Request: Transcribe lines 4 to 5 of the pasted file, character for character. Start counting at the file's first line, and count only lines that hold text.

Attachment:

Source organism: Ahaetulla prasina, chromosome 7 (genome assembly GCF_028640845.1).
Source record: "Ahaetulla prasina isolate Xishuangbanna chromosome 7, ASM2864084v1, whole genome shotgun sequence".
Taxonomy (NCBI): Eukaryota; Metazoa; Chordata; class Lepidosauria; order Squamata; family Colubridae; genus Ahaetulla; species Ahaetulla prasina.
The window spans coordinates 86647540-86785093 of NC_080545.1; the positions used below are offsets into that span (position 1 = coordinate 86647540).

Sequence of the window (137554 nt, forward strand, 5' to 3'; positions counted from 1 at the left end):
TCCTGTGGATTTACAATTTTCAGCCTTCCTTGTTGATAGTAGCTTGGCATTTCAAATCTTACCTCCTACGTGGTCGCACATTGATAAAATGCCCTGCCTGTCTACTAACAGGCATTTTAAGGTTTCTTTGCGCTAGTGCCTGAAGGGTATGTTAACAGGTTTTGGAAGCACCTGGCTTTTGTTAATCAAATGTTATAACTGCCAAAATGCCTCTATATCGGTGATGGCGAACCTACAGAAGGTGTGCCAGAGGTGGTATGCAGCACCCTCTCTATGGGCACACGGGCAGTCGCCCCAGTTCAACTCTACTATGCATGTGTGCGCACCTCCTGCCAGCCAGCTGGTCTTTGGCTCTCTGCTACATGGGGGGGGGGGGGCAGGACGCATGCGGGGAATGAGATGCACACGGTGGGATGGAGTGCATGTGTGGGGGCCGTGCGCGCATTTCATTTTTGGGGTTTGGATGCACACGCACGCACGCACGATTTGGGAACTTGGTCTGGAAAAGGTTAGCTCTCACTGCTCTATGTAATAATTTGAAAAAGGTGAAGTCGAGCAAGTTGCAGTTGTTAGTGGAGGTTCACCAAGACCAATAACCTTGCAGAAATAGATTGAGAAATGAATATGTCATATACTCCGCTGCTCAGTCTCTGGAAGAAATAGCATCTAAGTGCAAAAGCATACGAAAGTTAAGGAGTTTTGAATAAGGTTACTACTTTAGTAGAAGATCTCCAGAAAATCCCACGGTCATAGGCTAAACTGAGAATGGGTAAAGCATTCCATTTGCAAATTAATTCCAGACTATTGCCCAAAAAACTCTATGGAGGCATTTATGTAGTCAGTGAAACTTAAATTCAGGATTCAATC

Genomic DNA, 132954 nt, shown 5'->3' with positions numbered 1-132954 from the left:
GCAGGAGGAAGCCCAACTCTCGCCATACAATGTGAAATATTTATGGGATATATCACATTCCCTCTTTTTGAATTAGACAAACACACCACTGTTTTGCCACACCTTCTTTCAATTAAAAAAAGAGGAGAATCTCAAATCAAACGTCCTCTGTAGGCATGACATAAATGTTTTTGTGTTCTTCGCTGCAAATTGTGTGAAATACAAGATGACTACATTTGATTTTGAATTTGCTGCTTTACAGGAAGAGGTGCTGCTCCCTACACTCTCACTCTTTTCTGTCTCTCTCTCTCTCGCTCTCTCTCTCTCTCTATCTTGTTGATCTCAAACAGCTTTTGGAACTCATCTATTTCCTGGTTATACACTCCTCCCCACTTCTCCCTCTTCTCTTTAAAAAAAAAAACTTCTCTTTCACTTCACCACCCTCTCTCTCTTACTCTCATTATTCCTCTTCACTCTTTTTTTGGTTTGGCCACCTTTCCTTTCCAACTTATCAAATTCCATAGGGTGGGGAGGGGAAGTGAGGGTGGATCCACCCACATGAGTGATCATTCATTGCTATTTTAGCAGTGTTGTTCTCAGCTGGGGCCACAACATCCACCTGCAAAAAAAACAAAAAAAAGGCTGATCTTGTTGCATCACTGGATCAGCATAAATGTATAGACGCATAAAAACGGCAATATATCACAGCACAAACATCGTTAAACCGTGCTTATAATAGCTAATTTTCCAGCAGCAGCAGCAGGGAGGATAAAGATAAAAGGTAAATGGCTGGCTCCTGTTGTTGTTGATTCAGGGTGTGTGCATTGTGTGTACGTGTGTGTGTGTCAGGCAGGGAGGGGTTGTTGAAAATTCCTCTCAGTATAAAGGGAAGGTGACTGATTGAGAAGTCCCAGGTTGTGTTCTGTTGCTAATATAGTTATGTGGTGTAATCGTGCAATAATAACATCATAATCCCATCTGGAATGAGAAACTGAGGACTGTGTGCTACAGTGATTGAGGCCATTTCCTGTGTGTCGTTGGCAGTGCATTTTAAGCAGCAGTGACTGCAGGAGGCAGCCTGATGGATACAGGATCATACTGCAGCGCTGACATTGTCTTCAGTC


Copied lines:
The window spans coordinates 86647540-86785093 of NC_080545.1; the positions used below are offsets into that span (position 1 = coordinate 86647540).

Sequence of the window (137554 nt, forward strand, 5' to 3'; positions counted from 1 at the left end):